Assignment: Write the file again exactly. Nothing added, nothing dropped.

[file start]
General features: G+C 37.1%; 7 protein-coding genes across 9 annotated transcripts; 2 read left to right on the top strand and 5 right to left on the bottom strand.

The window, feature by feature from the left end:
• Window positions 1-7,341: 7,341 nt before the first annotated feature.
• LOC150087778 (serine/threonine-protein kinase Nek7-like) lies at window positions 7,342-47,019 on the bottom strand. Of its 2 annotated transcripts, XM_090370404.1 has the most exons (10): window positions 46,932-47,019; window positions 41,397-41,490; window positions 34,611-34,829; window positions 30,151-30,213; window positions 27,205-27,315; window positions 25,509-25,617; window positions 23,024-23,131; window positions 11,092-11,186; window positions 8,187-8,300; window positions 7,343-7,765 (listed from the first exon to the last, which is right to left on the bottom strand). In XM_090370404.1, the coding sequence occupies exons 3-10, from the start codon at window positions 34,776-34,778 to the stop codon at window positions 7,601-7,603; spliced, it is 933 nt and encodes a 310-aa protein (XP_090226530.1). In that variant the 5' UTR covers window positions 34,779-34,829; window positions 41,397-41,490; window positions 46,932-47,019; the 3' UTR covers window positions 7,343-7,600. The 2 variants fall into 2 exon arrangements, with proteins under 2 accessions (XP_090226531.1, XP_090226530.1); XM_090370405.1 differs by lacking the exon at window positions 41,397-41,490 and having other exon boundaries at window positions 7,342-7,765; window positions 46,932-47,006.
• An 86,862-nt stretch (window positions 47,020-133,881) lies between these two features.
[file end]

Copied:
General features: G+C 37.1%; 7 protein-coding genes across 9 annotated transcripts; 2 read left to right on the top strand and 5 right to left on the bottom strand.

The window, feature by feature from the left end:
• Window positions 1-7,341: 7,341 nt before the first annotated feature.
• LOC150087778 (serine/threonine-protein kinase Nek7-like) lies at window positions 7,342-47,019 on the bottom strand. Of its 2 annotated transcripts, XM_090370404.1 has the most exons (10): window positions 46,932-47,019; window positions 41,397-41,490; window positions 34,611-34,829; window positions 30,151-30,213; window positions 27,205-27,315; window positions 25,509-25,617; window positions 23,024-23,131; window positions 11,092-11,186; window positions 8,187-8,300; window positions 7,343-7,765 (listed from the first exon to the last, which is right to left on the bottom strand). In XM_090370404.1, the coding sequence occupies exons 3-10, from the start codon at window positions 34,776-34,778 to the stop codon at window positions 7,601-7,603; spliced, it is 933 nt and encodes a 310-aa protein (XP_090226530.1). In that variant the 5' UTR covers window positions 34,779-34,829; window positions 41,397-41,490; window positions 46,932-47,019; the 3' UTR covers window positions 7,343-7,600. The 2 variants fall into 2 exon arrangements, with proteins under 2 accessions (XP_090226531.1, XP_090226530.1); XM_090370405.1 differs by lacking the exon at window positions 41,397-41,490 and having other exon boundaries at window positions 7,342-7,765; window positions 46,932-47,006.
• An 86,862-nt stretch (window positions 47,020-133,881) lies between these two features.